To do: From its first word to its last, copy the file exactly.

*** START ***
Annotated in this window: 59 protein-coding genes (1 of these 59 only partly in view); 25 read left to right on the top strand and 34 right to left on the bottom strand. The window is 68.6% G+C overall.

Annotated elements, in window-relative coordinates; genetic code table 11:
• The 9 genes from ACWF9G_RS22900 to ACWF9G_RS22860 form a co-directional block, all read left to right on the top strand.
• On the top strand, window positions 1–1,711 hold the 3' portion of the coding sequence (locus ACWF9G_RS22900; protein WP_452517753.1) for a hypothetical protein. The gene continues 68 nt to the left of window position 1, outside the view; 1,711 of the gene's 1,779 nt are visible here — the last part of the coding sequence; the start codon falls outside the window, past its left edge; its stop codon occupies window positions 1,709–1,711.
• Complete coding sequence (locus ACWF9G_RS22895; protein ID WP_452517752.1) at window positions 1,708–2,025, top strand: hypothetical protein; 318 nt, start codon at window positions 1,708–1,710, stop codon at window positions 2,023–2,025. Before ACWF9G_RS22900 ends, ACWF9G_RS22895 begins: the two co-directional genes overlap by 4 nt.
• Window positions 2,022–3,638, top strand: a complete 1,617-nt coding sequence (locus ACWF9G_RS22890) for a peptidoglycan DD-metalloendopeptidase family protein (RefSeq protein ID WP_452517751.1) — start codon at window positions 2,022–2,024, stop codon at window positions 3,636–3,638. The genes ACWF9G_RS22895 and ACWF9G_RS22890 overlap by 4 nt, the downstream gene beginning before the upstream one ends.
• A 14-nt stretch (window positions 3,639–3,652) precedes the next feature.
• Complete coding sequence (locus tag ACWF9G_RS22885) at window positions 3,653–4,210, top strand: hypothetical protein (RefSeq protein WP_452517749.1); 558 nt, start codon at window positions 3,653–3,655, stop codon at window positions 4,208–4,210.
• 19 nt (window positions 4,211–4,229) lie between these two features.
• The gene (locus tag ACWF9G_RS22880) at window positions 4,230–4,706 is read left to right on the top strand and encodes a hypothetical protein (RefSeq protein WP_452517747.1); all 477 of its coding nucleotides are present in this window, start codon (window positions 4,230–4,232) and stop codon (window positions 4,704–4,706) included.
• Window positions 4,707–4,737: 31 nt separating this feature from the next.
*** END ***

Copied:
Annotated in this window: 59 protein-coding genes (1 of these 59 only partly in view); 25 read left to right on the top strand and 34 right to left on the bottom strand. The window is 68.6% G+C overall.

Annotated elements, in window-relative coordinates; genetic code table 11:
• The 9 genes from ACWF9G_RS22900 to ACWF9G_RS22860 form a co-directional block, all read left to right on the top strand.
• On the top strand, window positions 1–1,711 hold the 3' portion of the coding sequence (locus ACWF9G_RS22900; protein WP_452517753.1) for a hypothetical protein. The gene continues 68 nt to the left of window position 1, outside the view; 1,711 of the gene's 1,779 nt are visible here — the last part of the coding sequence; the start codon falls outside the window, past its left edge; its stop codon occupies window positions 1,709–1,711.
• Complete coding sequence (locus ACWF9G_RS22895; protein ID WP_452517752.1) at window positions 1,708–2,025, top strand: hypothetical protein; 318 nt, start codon at window positions 1,708–1,710, stop codon at window positions 2,023–2,025. Before ACWF9G_RS22900 ends, ACWF9G_RS22895 begins: the two co-directional genes overlap by 4 nt.
• Window positions 2,022–3,638, top strand: a complete 1,617-nt coding sequence (locus ACWF9G_RS22890) for a peptidoglycan DD-metalloendopeptidase family protein (RefSeq protein ID WP_452517751.1) — start codon at window positions 2,022–2,024, stop codon at window positions 3,636–3,638. The genes ACWF9G_RS22895 and ACWF9G_RS22890 overlap by 4 nt, the downstream gene beginning before the upstream one ends.
• A 14-nt stretch (window positions 3,639–3,652) precedes the next feature.
• Complete coding sequence (locus tag ACWF9G_RS22885) at window positions 3,653–4,210, top strand: hypothetical protein (RefSeq protein WP_452517749.1); 558 nt, start codon at window positions 3,653–3,655, stop codon at window positions 4,208–4,210.
• 19 nt (window positions 4,211–4,229) lie between these two features.
• The gene (locus tag ACWF9G_RS22880) at window positions 4,230–4,706 is read left to right on the top strand and encodes a hypothetical protein (RefSeq protein WP_452517747.1); all 477 of its coding nucleotides are present in this window, start codon (window positions 4,230–4,232) and stop codon (window positions 4,704–4,706) included.
• Window positions 4,707–4,737: 31 nt separating this feature from the next.